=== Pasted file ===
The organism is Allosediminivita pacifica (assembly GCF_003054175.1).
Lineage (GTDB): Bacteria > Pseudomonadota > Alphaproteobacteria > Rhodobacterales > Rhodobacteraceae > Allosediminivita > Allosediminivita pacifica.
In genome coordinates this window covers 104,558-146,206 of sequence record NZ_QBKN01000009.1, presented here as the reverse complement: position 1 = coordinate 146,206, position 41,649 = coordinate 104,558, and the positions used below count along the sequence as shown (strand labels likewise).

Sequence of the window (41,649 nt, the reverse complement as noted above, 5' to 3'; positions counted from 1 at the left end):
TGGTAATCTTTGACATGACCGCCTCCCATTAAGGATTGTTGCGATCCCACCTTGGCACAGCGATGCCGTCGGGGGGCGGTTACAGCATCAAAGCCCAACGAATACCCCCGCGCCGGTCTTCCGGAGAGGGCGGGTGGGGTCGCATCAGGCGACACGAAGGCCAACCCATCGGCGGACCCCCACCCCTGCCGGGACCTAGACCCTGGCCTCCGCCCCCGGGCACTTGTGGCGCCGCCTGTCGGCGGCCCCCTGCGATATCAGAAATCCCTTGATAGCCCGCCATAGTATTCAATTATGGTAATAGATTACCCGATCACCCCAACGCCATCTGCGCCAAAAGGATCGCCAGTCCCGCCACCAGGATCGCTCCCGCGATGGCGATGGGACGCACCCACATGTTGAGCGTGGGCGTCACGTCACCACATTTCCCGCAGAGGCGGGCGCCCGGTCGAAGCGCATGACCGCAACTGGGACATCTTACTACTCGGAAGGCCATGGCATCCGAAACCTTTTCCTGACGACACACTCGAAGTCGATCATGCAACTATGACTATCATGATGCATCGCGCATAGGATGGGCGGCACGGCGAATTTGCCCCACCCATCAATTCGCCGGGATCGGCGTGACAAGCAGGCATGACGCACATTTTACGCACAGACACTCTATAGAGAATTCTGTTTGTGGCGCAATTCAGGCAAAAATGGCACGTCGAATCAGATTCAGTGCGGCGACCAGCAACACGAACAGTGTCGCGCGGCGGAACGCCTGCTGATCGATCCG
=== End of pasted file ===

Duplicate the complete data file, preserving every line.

The organism is Allosediminivita pacifica (assembly GCF_003054175.1).
Lineage (GTDB): Bacteria > Pseudomonadota > Alphaproteobacteria > Rhodobacterales > Rhodobacteraceae > Allosediminivita > Allosediminivita pacifica.
In genome coordinates this window covers 104,558-146,206 of sequence record NZ_QBKN01000009.1, presented here as the reverse complement: position 1 = coordinate 146,206, position 41,649 = coordinate 104,558, and the positions used below count along the sequence as shown (strand labels likewise).

Sequence of the window (41,649 nt, the reverse complement as noted above, 5' to 3'; positions counted from 1 at the left end):
TGGTAATCTTTGACATGACCGCCTCCCATTAAGGATTGTTGCGATCCCACCTTGGCACAGCGATGCCGTCGGGGGGCGGTTACAGCATCAAAGCCCAACGAATACCCCCGCGCCGGTCTTCCGGAGAGGGCGGGTGGGGTCGCATCAGGCGACACGAAGGCCAACCCATCGGCGGACCCCCACCCCTGCCGGGACCTAGACCCTGGCCTCCGCCCCCGGGCACTTGTGGCGCCGCCTGTCGGCGGCCCCCTGCGATATCAGAAATCCCTTGATAGCCCGCCATAGTATTCAATTATGGTAATAGATTACCCGATCACCCCAACGCCATCTGCGCCAAAAGGATCGCCAGTCCCGCCACCAGGATCGCTCCCGCGATGGCGATGGGACGCACCCACATGTTGAGCGTGGGCGTCACGTCACCACATTTCCCGCAGAGGCGGGCGCCCGGTCGAAGCGCATGACCGCAACTGGGACATCTTACTACTCGGAAGGCCATGGCATCCGAAACCTTTTCCTGACGACACACTCGAAGTCGATCATGCAACTATGACTATCATGATGCATCGCGCATAGGATGGGCGGCACGGCGAATTTGCCCCACCCATCAATTCGCCGGGATCGGCGTGACAAGCAGGCATGACGCACATTTTACGCACAGACACTCTATAGAGAATTCTGTTTGTGGCGCAATTCAGGCAAAAATGGCACGTCGAATCAGATTCAGTGCGGCGACCAGCAACACGAACAGTGTCGCGCGGCGGAACGCCTGCTGATCGATCCG